For additional support, Ou is also working with coaches to organize athletic activities throughout the winter, particularly since varsity sports remain canceled, and Brimhall-Vargas mentioned that student organizations have been adapting well to connecting virtually. “There will definitely be opportunities for students to connect with each other [and] connect with staff and faculty. We do want to make sure students have the rich Brandeis experience that they've come to expect,” Brimhall-Vargas said.

Community Advisors are another potential support system, but it is important to recognize that they are students too, explained Ou. The offices of Student Affairs and Academic Affairs will be working to build a wider support network beyond the CAs and also organize more events, Ou said. Many events will be held both in-person and virtually so that all students can stay connected.

Looking at the academic side of students' experiences, Lynch explained that faculty have been informed that they should “be flexible,” as students will likely require lighter work loads and more support during remote learning this year. She also shared the results of a survey about fall semester, in which students shared what they feel is working well and what needs improvement. “By and large, the students are really grateful for the faculty members, the effort that they're putting into making the classes work in this mode, which is not our preferred mode for teaching our classes,” she said. Having said this, Lynch also noted that “Zoom fatigue hits everyone.” It is important for professors to give students breaks during class, scale down work loads and recognize that students have differing remote learning experiences, she explained.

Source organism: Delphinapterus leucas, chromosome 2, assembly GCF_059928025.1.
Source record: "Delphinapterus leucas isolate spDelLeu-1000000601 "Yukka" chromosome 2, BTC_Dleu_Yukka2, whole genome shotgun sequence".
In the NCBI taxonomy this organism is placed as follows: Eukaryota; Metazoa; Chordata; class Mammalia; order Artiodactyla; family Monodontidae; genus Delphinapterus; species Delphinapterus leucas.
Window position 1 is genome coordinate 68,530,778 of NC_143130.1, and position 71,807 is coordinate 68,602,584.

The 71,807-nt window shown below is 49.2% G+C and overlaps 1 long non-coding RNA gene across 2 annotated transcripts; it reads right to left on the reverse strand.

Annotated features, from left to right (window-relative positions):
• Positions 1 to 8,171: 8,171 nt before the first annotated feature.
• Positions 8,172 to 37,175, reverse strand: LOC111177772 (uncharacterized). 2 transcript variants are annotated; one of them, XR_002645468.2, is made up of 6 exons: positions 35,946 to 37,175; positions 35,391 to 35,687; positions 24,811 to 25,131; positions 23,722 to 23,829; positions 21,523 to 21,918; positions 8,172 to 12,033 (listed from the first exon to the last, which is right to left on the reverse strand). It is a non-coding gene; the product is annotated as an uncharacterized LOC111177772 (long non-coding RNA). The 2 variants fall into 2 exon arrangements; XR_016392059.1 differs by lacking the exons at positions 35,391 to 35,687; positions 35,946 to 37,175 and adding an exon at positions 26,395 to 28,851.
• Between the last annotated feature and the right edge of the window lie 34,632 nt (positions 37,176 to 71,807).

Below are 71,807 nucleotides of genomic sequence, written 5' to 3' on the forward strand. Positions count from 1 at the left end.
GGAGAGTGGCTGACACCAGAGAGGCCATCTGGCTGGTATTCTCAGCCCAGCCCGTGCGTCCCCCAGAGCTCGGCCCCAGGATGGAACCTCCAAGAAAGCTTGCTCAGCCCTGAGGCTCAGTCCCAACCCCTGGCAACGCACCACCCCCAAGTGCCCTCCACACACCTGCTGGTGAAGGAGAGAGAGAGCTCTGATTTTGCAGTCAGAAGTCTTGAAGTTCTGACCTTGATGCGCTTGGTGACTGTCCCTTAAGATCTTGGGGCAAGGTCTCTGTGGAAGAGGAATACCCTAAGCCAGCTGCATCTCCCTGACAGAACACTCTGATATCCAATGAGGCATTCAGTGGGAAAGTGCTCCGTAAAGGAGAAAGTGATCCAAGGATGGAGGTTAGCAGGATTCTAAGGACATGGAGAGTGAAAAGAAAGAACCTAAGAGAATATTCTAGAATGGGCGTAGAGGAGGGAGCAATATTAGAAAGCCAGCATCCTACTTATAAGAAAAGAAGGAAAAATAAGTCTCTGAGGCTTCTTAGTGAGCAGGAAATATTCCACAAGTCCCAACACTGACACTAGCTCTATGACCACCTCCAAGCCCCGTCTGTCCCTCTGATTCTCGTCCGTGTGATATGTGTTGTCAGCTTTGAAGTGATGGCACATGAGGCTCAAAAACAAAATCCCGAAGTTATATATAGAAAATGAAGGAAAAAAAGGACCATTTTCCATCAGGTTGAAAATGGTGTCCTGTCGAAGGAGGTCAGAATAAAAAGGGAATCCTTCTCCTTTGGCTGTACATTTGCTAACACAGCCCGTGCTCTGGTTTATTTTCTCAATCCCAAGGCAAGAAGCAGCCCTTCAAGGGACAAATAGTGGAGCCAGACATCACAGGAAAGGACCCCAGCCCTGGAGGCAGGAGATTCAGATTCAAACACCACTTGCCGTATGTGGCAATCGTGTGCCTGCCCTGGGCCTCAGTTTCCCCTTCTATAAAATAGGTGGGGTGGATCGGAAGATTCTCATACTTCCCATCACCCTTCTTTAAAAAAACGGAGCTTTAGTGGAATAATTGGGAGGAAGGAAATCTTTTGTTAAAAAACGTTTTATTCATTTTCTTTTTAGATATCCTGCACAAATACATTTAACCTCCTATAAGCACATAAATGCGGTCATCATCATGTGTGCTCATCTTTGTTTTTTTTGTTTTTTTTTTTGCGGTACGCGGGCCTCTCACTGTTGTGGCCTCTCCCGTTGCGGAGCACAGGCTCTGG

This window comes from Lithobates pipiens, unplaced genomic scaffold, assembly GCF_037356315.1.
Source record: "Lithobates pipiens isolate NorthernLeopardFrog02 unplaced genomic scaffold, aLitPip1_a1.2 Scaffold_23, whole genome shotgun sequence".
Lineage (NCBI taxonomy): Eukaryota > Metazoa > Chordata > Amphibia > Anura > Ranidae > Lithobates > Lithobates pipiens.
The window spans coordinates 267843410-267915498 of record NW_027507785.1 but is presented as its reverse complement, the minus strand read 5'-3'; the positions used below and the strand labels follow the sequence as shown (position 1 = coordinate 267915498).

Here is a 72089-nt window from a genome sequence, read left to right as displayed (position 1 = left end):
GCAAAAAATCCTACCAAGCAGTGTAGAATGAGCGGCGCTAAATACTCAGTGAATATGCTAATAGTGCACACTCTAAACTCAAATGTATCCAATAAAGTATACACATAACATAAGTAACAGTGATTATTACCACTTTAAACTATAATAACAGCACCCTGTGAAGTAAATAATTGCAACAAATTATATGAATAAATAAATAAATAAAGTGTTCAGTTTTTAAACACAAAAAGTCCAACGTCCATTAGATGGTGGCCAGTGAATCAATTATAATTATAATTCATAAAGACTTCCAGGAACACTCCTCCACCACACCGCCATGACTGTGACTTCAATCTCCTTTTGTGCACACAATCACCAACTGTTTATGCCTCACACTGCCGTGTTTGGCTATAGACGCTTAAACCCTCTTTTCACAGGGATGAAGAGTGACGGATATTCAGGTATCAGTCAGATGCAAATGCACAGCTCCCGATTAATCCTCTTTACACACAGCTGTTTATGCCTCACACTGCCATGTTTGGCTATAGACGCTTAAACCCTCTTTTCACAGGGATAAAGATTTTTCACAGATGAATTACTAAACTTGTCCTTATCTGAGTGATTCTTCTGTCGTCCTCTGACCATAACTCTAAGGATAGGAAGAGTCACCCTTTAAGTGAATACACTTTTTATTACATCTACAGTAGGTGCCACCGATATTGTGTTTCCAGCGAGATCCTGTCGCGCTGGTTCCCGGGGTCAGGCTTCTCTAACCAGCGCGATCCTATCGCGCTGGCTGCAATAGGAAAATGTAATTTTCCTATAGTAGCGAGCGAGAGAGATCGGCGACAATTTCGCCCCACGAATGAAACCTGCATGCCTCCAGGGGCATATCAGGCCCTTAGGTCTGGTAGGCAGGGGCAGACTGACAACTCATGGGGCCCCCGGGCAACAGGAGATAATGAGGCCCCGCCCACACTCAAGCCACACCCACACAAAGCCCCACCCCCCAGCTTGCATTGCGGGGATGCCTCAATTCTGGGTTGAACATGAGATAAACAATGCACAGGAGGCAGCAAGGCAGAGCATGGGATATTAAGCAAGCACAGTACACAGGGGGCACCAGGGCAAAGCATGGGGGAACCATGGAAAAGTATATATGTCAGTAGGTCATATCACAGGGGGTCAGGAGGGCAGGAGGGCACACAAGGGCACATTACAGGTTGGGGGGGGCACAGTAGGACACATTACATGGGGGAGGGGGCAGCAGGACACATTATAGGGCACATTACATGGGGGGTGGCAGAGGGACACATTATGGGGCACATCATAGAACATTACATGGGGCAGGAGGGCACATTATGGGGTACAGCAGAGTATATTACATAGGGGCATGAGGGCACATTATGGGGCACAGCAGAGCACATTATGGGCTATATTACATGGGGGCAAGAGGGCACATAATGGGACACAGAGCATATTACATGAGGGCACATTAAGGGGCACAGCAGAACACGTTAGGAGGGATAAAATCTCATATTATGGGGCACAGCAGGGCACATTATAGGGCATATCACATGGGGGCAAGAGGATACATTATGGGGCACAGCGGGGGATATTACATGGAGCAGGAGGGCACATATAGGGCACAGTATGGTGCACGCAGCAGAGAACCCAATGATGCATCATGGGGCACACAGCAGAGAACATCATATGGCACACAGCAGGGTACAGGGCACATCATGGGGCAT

Students also have access to different resources for academic support, Lynch said. These include Academic Advising, Roosevelt Fellows, Student Support Services and Brandeis Undergraduate Group Study tutoring, as well as faculty members.